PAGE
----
Managing Director, chilled food manufacturer

In a word, this novel helps the reader understand why good people with good intentions can face substantial challenges when it comes to performance breakthroughs. It offers a practical way of addressing fundamental issues in health care with the goal of reaching affordable, high-quality care that remains clinically driven and patient focussed. The method used abides by the same principle of constraints identification and glorification no matter where it is applied: inpatient wards, outpatient clinics, community services, physician’s offices and elsewhere. 

Ruth Vander Stelt MD

Canada

Pride and Joy is a great read, combining entertainment with insight into how complexity can be simply and practically managed. I have waited a long time for an alternative to 'The Goal' and the healthcare setting of this book will make the TOC principles and tools more readily accessible to service providers and particularly healthcare. I will definitely be recommending this book.

Dr Roy Stratton

Reader in Operations and
Supply Chain Management

Nottingham Trent University

Pride and Joy is an excellent read. It does the two things we expect from all good books: it is entertaining and, at the same time, constantly challenging. And yet, while it is written in the style of The Goal, it is quite different: the characters are more interesting and the environment is not only unlike manufacturing, it is one that we all care about. Managing a hospital is not fun but it is a life mission and it is exciting, especially for the reader. For people knowledgeable of the Theory of Constraints (TOC), the book offers to move beyond the known areas. One needs to generalise the basic TOC concepts in order to apply "What to change?", "What to change to?" and "How to cause the change?" to such a volatile environment. Each of the steps has its own dramatic moments, which makes the reading so satisfying. 

Eli Schragenheim

Author of:

Supply Chain Management at Warp Speed: Integrating the System from End to End. Manufacturing at Warp Speed: Optimizing Supply Chain Financial Performance. Management Dilemmas: The Theory of Constraints Approach to Problem Identification and Solutions

Pride and Joy is a highly enjoyable, easy to read book and one that will no doubt be of benefit to anyone working within the system. Told through a novel (rather than text format), the book is easy to understand and provides a simple solution as to how patient care can be improved within the healthcare service. 

Ian Bottrill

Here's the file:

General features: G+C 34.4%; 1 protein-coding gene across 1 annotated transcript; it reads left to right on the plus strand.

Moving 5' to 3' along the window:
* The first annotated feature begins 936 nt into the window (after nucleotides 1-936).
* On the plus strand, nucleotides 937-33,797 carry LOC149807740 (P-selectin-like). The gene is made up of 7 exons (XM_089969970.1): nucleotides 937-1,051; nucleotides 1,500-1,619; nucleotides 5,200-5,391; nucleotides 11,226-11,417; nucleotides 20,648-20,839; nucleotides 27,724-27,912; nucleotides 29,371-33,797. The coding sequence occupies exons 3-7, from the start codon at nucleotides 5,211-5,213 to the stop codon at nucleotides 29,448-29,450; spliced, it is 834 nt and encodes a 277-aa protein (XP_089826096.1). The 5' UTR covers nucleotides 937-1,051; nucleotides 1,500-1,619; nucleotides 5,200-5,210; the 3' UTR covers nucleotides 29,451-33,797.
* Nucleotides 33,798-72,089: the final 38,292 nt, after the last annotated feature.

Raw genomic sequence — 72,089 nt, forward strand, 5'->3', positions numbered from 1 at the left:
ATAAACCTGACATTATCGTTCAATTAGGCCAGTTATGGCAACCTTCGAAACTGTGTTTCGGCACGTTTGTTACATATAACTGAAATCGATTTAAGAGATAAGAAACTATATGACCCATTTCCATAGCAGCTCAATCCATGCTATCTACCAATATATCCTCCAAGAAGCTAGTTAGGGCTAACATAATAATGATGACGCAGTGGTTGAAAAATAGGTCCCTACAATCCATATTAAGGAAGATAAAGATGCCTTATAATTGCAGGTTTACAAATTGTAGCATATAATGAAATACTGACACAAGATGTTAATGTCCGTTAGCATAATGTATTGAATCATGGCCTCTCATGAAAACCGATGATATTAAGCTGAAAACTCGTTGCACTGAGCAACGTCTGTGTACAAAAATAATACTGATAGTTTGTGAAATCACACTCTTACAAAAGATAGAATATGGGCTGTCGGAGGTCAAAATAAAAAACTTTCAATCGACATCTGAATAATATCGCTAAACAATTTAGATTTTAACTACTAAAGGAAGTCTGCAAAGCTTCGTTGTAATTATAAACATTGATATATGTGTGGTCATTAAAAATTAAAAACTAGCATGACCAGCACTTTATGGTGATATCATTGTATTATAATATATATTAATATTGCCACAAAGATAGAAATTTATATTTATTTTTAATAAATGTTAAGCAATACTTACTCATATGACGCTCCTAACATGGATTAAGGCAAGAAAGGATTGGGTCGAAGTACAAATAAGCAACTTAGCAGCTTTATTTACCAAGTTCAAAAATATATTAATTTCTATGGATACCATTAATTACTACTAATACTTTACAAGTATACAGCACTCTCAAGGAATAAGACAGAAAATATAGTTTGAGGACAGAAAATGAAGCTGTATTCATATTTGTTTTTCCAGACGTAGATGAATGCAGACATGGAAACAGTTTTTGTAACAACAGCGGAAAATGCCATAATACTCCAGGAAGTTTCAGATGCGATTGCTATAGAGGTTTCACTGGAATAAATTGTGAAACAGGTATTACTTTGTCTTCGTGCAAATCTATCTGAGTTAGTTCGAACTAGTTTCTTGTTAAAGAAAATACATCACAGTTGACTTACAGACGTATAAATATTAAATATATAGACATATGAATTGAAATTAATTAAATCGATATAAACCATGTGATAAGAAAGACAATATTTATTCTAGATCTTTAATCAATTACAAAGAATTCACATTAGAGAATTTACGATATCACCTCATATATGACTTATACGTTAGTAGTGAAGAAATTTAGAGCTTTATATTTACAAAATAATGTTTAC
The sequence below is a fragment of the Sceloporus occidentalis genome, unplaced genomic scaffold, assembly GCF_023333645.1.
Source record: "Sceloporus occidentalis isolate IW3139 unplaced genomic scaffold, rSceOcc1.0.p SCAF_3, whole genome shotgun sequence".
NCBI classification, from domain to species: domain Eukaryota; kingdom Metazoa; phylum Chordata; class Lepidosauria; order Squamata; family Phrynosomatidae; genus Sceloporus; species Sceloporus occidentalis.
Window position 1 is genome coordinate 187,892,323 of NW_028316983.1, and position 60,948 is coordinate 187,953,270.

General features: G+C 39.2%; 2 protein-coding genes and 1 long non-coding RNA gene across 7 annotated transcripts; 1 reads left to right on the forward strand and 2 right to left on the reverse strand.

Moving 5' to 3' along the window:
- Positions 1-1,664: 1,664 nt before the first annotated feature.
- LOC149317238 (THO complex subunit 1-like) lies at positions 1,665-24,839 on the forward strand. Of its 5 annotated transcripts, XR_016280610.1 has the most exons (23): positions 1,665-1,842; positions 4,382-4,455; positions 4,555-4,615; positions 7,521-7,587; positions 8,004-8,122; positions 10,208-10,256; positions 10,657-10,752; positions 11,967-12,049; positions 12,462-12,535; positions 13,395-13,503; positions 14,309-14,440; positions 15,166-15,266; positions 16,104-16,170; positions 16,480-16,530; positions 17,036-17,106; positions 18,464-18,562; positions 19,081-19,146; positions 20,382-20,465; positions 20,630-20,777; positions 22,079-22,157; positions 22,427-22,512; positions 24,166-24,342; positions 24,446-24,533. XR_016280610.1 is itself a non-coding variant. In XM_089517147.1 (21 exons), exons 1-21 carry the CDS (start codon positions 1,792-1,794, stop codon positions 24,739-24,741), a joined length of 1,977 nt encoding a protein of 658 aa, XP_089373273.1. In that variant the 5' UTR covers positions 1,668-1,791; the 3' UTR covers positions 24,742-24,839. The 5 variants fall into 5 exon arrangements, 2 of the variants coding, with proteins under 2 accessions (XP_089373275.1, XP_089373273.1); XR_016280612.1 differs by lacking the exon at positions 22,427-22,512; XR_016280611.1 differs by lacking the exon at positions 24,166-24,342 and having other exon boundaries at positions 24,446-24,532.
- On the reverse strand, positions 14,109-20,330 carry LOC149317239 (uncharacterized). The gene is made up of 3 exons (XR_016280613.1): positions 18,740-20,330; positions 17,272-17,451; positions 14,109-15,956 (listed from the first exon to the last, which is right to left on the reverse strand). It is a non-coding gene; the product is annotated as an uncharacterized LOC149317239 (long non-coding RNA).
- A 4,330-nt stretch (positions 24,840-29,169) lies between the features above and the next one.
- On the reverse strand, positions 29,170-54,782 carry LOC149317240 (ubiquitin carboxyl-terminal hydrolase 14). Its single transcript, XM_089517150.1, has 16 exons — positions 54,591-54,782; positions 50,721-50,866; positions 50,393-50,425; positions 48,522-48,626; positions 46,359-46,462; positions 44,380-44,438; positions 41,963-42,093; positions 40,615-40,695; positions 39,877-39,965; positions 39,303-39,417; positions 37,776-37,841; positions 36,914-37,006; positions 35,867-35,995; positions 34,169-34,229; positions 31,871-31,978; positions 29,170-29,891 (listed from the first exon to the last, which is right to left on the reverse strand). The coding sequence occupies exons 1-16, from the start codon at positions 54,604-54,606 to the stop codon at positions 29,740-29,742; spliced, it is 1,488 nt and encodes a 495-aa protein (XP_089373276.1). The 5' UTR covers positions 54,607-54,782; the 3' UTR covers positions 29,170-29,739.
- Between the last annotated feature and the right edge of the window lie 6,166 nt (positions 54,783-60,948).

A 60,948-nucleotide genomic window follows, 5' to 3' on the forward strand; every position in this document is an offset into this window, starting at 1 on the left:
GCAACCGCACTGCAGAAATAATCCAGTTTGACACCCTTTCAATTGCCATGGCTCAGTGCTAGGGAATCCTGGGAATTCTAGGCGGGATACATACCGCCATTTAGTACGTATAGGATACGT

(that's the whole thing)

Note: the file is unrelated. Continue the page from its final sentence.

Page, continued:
Pride and Joy tells the story of Linda Seed, a newly-appointed hospital CEO, as she struggles with the challenges facing many NHS organisations: rising demand for services, budget cuts, and overworked staff. Linda is guided by Stevie, an old friend, who is a consultant steeped in the Theory of Constraints approach to performance improvement. The story twists and turns through ups and downs as Linda, guided by Stevie, gradually turns the hospital around.

The idea of using a novel as a teaching device works really well here. There are many management books on "How to Transform your Organisation" but very few take this form. Alex Knight is an engaging writer and his characters are highly believable to anyone who has worked in management or as a consultant. Because we care about the characters, we also care about what they are doing and the outcomes. Books about "methods" can be very dry, but this one is not. The use of Theory of Constraints to identify key pressure points and how they use this knowledge to engage colleagues offers valuable insights into how this could be used in practice.

I would have liked a brief appendix outlining the central concepts of Theory of Constraints and where to look for more information. But this is a minor caveat.

I applaud Alex Knight for writing such a readable and refreshingly different book and I hope others will read "Pride and Joy" and be encouraged to learn more about Theory of Constraints.

Dr Stephen King

Leeds University Business School

Pride and Joy has the potential of doing to healthcare what Goldratt’s The Goal did to manufacturing and supply chain.  Alex describes the environment and crisis situations where they could take place in the US, UK, Australia, Canada, etc. The problems are universal. The situation is complex and impossible to many BUT as anyone in TOC knows, the more complex the situation the simpler the solution.  Alex proves this to be correct.  Once you read each solution; your response should be: That’s brilliant!  You end up making this statement a number of times throughout the book. In my opinion, this book may provide the solution to implementing universal healthcare without bankrupting the country for the US.